Health Care professional warns of holiday substance abuse

Guest Editorial

The Covid-19 pandemic put many of last year's holiday festivities on hold, so these holidays are the first opportunity that many have had to gather and celebrate. But this could also mean that many people who've become addicted to drugs and alcohol are seeing their family again, which could bring a lot of things to light.

That's because the Covid-19 pandemic drastically worsened America's already horrific drug epidemic. Last year was the deadliest year for drug overdoses in American history. More than 93,000 people died of an overdose in 2020, which was an increase of more than 30 percent from the previous year's total, as reported by the National Institute on Drug Abuse. And in 2021 those numbers are still climbing. 

So we have a large number of people who have begun abusing substances or have increased their use, leading to the worst point we’ve seen in our country’s history of addiction. And many of them will be joining their families for the holidays, a time of year when addiction is usually at its worst. 

According to Marcel Gemme of, the holidays are already a recipe for overindulgence. Many people’s holiday plans involve consumption of at least alcohol, which can easily lead to misuse.

Those who already struggle with addiction may find that the holidays bring up negative emotions or additional scrutiny from family members. They may use even more substances to cope with the negative feelings or try to hide their drug use. All these things can lead to consuming drugs or alcohol when one might otherwise not.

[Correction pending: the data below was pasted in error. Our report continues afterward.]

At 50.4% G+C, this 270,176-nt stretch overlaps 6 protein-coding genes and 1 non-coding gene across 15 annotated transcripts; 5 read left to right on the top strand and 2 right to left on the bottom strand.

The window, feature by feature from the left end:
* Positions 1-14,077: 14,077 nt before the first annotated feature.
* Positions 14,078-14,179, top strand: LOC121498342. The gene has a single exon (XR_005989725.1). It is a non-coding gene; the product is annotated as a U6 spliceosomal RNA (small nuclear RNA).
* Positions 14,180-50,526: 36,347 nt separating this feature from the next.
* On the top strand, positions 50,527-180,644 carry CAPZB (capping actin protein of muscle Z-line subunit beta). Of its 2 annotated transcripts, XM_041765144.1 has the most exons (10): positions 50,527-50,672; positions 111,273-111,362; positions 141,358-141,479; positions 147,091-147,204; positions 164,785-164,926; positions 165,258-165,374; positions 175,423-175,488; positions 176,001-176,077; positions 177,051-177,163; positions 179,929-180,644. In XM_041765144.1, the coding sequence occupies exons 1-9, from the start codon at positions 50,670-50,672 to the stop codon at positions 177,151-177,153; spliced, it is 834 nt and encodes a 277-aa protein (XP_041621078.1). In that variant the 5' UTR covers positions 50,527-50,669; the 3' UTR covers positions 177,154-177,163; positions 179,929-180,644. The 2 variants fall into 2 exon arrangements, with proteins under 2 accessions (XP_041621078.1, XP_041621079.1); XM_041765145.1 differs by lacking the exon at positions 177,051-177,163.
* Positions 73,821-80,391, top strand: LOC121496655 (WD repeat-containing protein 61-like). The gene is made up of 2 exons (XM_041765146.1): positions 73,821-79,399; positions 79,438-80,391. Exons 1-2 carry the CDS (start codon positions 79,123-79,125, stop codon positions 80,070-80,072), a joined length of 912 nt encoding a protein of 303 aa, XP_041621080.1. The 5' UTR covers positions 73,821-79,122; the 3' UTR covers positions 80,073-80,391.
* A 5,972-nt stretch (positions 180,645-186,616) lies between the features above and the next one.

With addiction rates increasing and more people gathering this holiday season than at any time since 2019, the chances of the year ending in tragedy are much higher than experts would like to see. But instead of preparing for the worst, this time could be viewed as an opportunity to solve the problem. 

A solution to America’s drug epidemic is needed. We have poured an excessive amount of time, attention and resources into fighting the Covid-19 pandemic, and those efforts are what are allowing us to have this holiday experience in 2021. Tackling the nation’s addiction problem with even a fraction of the same intensity level given to Covid could potentially end one of the worst public health threats we've ever known. After all, drug overdoses alone have taken more lives than the coronavirus has in America, with a death toll that's more than 25 percent higher.  And that’s only taking into account drug overdoses since 1999 and does not include other drug-related deaths such as those from accidents and illnesses. 

This New Year, let’s aim to address this problem once and for all. We can each go on hoping it gets better, which it isn’t, or we can do something about it. 

Taking action to solve addiction may start small. But it starts with each of us. Take this time to see your loved ones and really check on how they’re doing. You might just save the life of someone you love, and that’s all that matters whether we’re fighting Covid or addiction. 


Joseph Kertis of Newport, Oregon, is an experienced health care professional turned journalist with experience in the field of substance abuse and addiction recovery.

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